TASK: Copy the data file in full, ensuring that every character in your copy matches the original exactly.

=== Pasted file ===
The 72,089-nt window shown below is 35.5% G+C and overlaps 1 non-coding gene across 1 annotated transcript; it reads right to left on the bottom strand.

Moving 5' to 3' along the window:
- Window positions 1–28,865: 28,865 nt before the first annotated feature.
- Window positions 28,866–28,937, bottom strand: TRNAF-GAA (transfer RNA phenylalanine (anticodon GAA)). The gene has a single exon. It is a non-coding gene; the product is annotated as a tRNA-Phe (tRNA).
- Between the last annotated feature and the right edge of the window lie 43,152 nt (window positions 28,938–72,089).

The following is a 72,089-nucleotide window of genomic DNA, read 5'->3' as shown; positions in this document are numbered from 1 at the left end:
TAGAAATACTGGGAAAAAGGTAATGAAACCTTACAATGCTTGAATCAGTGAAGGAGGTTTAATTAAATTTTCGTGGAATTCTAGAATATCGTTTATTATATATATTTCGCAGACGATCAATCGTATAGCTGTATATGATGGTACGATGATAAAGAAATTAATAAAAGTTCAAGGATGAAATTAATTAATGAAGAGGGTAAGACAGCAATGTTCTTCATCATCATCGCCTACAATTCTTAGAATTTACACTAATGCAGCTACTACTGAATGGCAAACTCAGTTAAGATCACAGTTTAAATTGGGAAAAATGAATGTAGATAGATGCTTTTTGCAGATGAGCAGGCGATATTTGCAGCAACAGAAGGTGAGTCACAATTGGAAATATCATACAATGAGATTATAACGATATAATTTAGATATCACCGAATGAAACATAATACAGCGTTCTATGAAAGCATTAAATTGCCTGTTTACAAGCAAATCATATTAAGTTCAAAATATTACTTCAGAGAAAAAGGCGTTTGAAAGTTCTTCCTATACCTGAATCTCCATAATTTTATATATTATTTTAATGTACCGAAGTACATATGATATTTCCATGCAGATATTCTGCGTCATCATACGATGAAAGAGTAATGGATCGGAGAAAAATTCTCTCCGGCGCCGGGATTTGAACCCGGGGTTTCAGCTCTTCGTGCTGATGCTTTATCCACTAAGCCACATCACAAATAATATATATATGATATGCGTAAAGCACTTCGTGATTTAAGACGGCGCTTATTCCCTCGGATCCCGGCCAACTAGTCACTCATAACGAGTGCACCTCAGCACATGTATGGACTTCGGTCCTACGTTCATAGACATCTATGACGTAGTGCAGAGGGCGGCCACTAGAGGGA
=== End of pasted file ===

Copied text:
The 72,089-nt window shown below is 35.5% G+C and overlaps 1 non-coding gene across 1 annotated transcript; it reads right to left on the bottom strand.

Moving 5' to 3' along the window:
- Window positions 1–28,865: 28,865 nt before the first annotated feature.
- Window positions 28,866–28,937, bottom strand: TRNAF-GAA (transfer RNA phenylalanine (anticodon GAA)). The gene has a single exon. It is a non-coding gene; the product is annotated as a tRNA-Phe (tRNA).
- Between the last annotated feature and the right edge of the window lie 43,152 nt (window positions 28,938–72,089).

The following is a 72,089-nucleotide window of genomic DNA, read 5'->3' as shown; positions in this document are numbered from 1 at the left end:
TAGAAATACTGGGAAAAAGGTAATGAAACCTTACAATGCTTGAATCAGTGAAGGAGGTTTAATTAAATTTTCGTGGAATTCTAGAATATCGTTTATTATATATATTTCGCAGACGATCAATCGTATAGCTGTATATGATGGTACGATGATAAAGAAATTAATAAAAGTTCAAGGATGAAATTAATTAATGAAGAGGGTAAGACAGCAATGTTCTTCATCATCATCGCCTACAATTCTTAGAATTTACACTAATGCAGCTACTACTGAATGGCAAACTCAGTTAAGATCACAGTTTAAATTGGGAAAAATGAATGTAGATAGATGCTTTTTGCAGATGAGCAGGCGATATTTGCAGCAACAGAAGGTGAGTCACAATTGGAAATATCATACAATGAGATTATAACGATATAATTTAGATATCACCGAATGAAACATAATACAGCGTTCTATGAAAGCATTAAATTGCCTGTTTACAAGCAAATCATATTAAGTTCAAAATATTACTTCAGAGAAAAAGGCGTTTGAAAGTTCTTCCTATACCTGAATCTCCATAATTTTATATATTATTTTAATGTACCGAAGTACATATGATATTTCCATGCAGATATTCTGCGTCATCATACGATGAAAGAGTAATGGATCGGAGAAAAATTCTCTCCGGCGCCGGGATTTGAACCCGGGGTTTCAGCTCTTCGTGCTGATGCTTTATCCACTAAGCCACATCACAAATAATATATATATGATATGCGTAAAGCACTTCGTGATTTAAGACGGCGCTTATTCCCTCGGATCCCGGCCAACTAGTCACTCATAACGAGTGCACCTCAGCACATGTATGGACTTCGGTCCTACGTTCATAGACATCTATGACGTAGTGCAGAGGGCGGCCACTAGAGGGA